Acting Prime Minister Richard Marles has stressed improved ties with China were still possible, despite growing tensions in the region due to Taiwan
Mr Marles has called for a de-escalation of the situation in the Taiwan Strait, following China carrying out several military drills.
The drills, which included the launch of ballistic missiles, were in response to US Speaker Nancy Pelosi visiting Taiwan earlier this month.
China said it had finished the military drills, and Mr Marles said Australia was looking to stabilise its relationship with China.
"There are going to be challenges in the relationship with China and we were saying that before the election," Mr Marles told Sky News on Sunday.
"What we have sought to do is really change the tone in the way in which we are engaging with the world, but that includes the way in which we engage with China. We're not going about things with chest beating," he said.
Mr Marles said the global community has called for calm in regards to the Taiwan Strait following the rise in diplomatic tensions.
"What we obviously want to see is a return to normal peaceful behaviour around the Taiwan Strait," he said
"The world would breathe a sigh of relief if we could get to that moment. And obviously, from Australia's point of view, we've been calling for a de-escalation."
The acting prime minister said the broader region would be critical to Australia's national interest.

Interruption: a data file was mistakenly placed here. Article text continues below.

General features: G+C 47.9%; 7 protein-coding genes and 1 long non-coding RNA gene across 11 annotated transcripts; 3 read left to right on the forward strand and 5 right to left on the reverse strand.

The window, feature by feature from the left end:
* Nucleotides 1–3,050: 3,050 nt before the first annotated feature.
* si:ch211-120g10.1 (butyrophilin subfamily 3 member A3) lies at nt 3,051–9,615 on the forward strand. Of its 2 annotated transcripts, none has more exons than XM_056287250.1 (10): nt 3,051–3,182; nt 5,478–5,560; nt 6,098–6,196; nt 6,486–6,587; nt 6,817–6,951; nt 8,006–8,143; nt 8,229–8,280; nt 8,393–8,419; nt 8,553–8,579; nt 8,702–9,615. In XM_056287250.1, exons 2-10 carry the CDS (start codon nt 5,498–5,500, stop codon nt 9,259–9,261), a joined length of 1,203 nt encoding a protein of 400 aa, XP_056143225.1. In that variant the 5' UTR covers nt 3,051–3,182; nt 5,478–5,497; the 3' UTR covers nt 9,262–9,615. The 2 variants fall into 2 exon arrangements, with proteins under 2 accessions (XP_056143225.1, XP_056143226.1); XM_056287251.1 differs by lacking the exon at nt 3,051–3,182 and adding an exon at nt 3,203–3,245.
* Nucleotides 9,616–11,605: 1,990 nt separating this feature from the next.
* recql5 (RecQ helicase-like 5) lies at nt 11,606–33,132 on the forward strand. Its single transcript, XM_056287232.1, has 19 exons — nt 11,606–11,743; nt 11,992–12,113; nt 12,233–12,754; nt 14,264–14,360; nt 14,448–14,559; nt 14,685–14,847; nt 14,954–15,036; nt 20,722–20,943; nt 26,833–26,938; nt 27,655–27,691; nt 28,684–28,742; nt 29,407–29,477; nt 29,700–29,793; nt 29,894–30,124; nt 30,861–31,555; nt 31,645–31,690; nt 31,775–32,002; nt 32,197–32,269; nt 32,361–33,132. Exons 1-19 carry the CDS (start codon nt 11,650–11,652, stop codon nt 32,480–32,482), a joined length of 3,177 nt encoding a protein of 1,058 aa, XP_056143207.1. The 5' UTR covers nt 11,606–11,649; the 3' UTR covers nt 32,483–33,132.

It comes after China's ambassador to Australia Xiao Qian addressed the National Press Club earlier this week.
In the speech, Mr Xiao said China would still pursue a reunification with Taiwan.
"But we cannot, we can never rule out the option to use other means, so when necessary, when compelled, we are ready to use all necessary means," he said.
"As to what does it mean, 'all necessary means'? You can use your imagination."
Mr Marles said Australia's stance on the One China policy remained the same.
"We're not wanting to see any changes to that. But it is really important that we get back to that normal, peaceful set of behaviours," he said.
Meanwhile, Energy Minister Chris Bowen has called on the US and China to restart talks on climate change.
He said it was critical both countries come to the table to reduce emissions.
"Those talks have been suspended in all the tensions between China and the United States," Mr Bowen told the ABC's Insiders program.
"We want the world's two biggest emitters talking with each other. I do hope those talks resume and that suspension is lifted because that is a blow, and it would be better if those talks resumed."
Australian Associated Press
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